Food & Drink

The Wait Is Over: Camperdown Elm Opens Today In South Slope

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Camperdown Elm, 441 Seventh Avenue at 15th St. (Photo by Carly Miller)

South Slopers have been waiting for months during the extensive renovation of Thistle Hill Tavern in preparation for the grand opening of Camperdown Elm, a new dinner restaurant named after a famous elm tree in Prospect Park.

Tonight, the wait is finally over and hungry Brooklynites need not worry that the menu features hot sausage and mustard, nor cold jelly and custard.

The song from the old Broadway play Oliver, “Food Glorious Food,” opens with the lyric, “Is it worth waiting for?”

Beef with brassicas and Camperdown steak sauce. (Photo by Adam Rabiner/BKLYNER)

Some of us were lucky enough to sample the menu at the sneak preview last night, and we can answer a resounding “yes.”

The menu, with ‘seasonal and approachable New American fare’ is broken down into Snacks, Small Plates, Mains, and Sweets. Three of the snacks, to my tongue, were total winners: the Fried Muffins with House Butter (think tiny Italian Zeppoles minus the powdered sugar), the Squid Cracker, and the East Coast Oyster.

Fried muffins with whipped house butter. (Photo by Adam Rabiner/BKLYNER)

The fourth snack, grilled cucumber with Ikura (fish row) and Smoked Buttermilk, while not bad, was the least interesting, as the cucumber overwhelmed the other flavors.

Grilled Cucumbers with Ikura roe, chili, and smoked buttermilk. (Photo by Adam Rabiner/BKLYNER)

The terrific Squid Cracker, made by hand in the kitchen, lacked the fishiness of the processed seafood crackers you find in Asian grocery stores because it’s basically a rice cracker with a dash of squid ink for color.

The similarly non-fishy mackerel pate adorning the cracker was enriched by a dollop of chef Brad Willits’ secret and delicious Camperdown steak sauce, which seasoned the Beef Brassica main course.

Octopus & Morcilla, tomatillo, and smoked potato. (Photo by Adam Rabiner/BKLYNER)

We would have had no problem slurping down oysters all night. Marinated in a delicate mignonette of red wine vinegar, shallots, pickled kiwi, and cracked black pepper, they were hard to resist, but enticing trays of food kept emerging from the kitchen and distracting us.

(Photo by Adam Rabiner/BKLYNER)

Two small plates that couldn’t have been more different were the Octopus & Morcilla and the Broadbent Country Ham, Johnny Cakes. The grilled octopus paired with Spanish blood sausage, tomatillo, and smoked potato was all savory. But underneath the ham covering the crispy Johnny Cake, a traditional New England pancake made from cornmeal, was a generous lathering of sweet blueberry jam. Yum!

But the evening was not all snacks and appetizers. Still in store were two main courses, a seared D’artagnan Rib Eye steak finished off on a Japanese grill cut thin and served rare with that aforementioned (top secret!) Camperdown steak sauce. The expertly prepared and succulent beef was paired with broccoli rabe that sat on top of a cauliflower mash.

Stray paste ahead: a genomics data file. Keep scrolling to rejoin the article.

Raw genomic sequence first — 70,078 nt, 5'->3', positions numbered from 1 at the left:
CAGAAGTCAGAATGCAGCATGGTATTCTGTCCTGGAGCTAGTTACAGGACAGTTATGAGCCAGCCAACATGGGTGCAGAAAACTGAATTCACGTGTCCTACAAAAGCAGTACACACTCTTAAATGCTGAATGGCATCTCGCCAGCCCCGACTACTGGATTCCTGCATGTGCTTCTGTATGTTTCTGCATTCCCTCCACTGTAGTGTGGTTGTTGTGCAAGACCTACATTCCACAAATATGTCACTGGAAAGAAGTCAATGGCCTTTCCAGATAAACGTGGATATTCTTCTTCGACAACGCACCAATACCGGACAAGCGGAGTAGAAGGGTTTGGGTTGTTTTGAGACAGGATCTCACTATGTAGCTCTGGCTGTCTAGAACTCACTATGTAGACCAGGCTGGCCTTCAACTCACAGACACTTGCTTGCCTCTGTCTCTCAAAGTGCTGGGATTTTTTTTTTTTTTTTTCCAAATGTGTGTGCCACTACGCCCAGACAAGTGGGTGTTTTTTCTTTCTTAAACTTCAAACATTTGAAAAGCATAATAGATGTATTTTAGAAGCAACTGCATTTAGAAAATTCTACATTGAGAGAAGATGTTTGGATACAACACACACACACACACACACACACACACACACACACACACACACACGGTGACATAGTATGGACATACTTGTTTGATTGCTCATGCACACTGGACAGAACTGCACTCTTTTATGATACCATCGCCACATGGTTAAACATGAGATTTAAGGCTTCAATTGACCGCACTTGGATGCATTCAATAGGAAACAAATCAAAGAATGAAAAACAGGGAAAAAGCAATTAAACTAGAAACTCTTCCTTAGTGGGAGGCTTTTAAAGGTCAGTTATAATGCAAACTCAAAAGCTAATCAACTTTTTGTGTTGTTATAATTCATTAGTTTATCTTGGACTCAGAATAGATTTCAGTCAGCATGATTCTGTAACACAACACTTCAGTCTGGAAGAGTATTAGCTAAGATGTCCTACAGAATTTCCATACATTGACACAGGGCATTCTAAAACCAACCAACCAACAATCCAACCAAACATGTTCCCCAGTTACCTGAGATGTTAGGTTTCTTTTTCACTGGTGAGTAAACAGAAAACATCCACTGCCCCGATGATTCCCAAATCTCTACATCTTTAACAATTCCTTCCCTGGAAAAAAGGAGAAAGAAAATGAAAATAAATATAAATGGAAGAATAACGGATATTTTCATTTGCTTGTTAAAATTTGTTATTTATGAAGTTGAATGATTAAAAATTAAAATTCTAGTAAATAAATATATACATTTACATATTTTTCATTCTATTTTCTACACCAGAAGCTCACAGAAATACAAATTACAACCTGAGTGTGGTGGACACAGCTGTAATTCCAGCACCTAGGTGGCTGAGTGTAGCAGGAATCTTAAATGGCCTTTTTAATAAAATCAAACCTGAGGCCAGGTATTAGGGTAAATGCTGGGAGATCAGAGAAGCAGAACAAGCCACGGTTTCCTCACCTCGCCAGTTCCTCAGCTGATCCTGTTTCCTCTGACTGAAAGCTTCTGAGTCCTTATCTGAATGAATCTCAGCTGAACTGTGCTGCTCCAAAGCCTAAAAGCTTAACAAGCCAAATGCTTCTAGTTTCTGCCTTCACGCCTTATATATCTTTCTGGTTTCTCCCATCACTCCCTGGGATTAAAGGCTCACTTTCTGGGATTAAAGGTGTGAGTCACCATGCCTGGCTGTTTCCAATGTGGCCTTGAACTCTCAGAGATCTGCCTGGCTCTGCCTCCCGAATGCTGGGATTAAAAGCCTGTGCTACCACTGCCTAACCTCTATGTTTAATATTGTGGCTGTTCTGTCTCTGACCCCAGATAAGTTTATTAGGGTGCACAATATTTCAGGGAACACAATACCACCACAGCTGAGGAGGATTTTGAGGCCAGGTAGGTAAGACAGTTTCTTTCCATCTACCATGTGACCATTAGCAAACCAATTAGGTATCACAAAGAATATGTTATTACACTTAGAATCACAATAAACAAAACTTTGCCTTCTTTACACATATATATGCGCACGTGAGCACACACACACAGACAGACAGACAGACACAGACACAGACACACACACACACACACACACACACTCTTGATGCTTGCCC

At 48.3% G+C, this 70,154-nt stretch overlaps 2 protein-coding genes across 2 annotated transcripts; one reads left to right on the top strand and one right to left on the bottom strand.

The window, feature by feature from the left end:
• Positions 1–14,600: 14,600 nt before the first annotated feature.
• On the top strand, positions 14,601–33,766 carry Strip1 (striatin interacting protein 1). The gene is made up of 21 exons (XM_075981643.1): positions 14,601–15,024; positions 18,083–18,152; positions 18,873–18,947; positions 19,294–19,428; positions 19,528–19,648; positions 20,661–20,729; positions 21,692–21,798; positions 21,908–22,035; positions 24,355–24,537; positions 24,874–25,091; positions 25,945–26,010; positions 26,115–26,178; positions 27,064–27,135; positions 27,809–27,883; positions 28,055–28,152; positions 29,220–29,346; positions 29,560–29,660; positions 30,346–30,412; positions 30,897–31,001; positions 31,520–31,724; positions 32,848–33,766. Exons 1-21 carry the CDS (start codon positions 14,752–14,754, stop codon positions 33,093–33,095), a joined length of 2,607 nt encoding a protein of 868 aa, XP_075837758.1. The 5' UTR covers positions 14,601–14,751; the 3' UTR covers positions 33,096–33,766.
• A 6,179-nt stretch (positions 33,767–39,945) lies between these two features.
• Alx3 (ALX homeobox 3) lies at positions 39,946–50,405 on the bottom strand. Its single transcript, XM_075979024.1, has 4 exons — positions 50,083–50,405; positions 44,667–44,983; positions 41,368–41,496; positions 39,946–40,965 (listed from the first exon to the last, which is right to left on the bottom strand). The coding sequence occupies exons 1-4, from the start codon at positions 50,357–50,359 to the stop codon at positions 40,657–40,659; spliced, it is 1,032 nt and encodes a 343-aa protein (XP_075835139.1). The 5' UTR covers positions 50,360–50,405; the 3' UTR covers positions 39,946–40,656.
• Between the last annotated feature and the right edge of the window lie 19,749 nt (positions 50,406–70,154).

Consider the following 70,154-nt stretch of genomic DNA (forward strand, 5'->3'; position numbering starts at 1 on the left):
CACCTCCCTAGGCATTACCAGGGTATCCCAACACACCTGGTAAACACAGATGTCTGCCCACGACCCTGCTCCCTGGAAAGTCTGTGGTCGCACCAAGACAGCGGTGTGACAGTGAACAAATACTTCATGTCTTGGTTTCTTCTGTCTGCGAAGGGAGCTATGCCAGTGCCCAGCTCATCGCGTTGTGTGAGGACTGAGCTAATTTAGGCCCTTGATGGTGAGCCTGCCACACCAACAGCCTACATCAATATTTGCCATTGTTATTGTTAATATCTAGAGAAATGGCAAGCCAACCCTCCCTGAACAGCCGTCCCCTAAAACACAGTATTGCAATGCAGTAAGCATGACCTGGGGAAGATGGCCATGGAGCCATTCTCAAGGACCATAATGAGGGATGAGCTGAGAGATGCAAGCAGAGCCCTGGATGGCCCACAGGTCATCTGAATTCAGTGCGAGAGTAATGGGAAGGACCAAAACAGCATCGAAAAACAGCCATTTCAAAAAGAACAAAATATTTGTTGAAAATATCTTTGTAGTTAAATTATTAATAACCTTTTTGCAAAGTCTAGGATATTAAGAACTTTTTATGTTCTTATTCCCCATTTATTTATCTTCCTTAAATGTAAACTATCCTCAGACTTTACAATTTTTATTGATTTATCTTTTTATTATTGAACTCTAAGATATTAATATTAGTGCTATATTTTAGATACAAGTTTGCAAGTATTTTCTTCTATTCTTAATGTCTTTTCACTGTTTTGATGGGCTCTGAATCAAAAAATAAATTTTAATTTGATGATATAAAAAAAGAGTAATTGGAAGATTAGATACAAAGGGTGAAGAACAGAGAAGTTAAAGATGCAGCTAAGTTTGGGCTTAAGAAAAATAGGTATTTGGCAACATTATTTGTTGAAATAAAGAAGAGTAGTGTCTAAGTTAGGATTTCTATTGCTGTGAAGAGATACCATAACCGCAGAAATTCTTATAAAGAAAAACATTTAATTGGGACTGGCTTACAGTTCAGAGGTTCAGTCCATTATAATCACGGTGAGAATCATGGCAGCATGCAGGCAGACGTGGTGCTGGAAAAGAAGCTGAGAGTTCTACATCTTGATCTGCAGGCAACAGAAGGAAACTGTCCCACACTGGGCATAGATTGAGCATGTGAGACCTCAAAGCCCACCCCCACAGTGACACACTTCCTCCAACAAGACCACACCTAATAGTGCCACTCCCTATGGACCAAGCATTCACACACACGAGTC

(Photo by Adam Rabiner/BKLYNER)

The other main course, Crispy Rice, Grouper, Clams, and Shiso, resembled Spanish paella more than a Japanese-inspired dish. But the real culmination of the night was the dessert, “Key Lime Pie” made with Sea Buckthorn, a super berry.

Crispy rice, grouper, claims, shiso. (Photo by Adam Rabiner/BKLYNER)

No offense to Steve in Redhook but this tasted better than any real key lime pie I ever had. Orange-y rather than limey, it had a subtly smooth smokiness to it and undertones of sugar and salt meshed in the home-made graham cracker crust molded with browned butter.

The special ingredient, said chef Willits, is Sea Buckthorn — delicate juice from an imported berry.

Key lime pie bites with sea buckhorn.

Unlike poor and hungry Oliver Twist, by evening’s close, none of us had a “Please sir, can I have some more?” moment. We were all pretty damned full and satisfied.

In addition to the delightful menu, the atmosphere was warm and relaxed, which is exactly what owners Nao Minami and Brad Willits were going for.

The decor is accented with exposed brick and reclaimed wood, including the bar top made of thick-cut yellow pine beams salvaged from a former Williamsburg bakery, tables made from butcher blocks, and bar shelves are made from reclaimed beams from a New Jersey factory.

Willits and his team were tired of commuting to Manhattan for a stuffy dining environment, and are striving to create a simple, comfortable, neighborhood restaurant. “We just want people to have fun,” he said, taking time throughout the bustling night to chat with guests.

Camperdown Elm interior. (Photo by Ashley Sears)

Willits, who has been working in kitchens every day for 15 years, recruited an A-list team from his days at critically acclaimed restaurants like Agern (Claus Meyer), Lupulo (Georges Mendes), and Aldea.

(Photo by Carly Miller/BKLYNER)

Check out Camperdown Elm tonight at 441 Seventh Avenue at 15th St, or any Monday–Friday from 6pm to 12am; Saturday and Sunday 5pm to 1am. Brunch hours coming soon!

Additional reporting by Carly Miller 

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5 COMMENTS

  1. Are you kidding me?! Sounds like eclectic, expensive nonsense. Good luck. Another restaurant I won’t be going to 🙁

  2. You stole the name of a famous Union and 7th saloon and eatery – hope the food and the ambiance is as good.

  3. Finally something different from Small (and Big) Purity Diner, although judging by above comments, locals would much rather have a Mediocre Purity Diner with blah food and “reasonable” prices, where they can feel at home in unlaundered clothes and unkempt hair.

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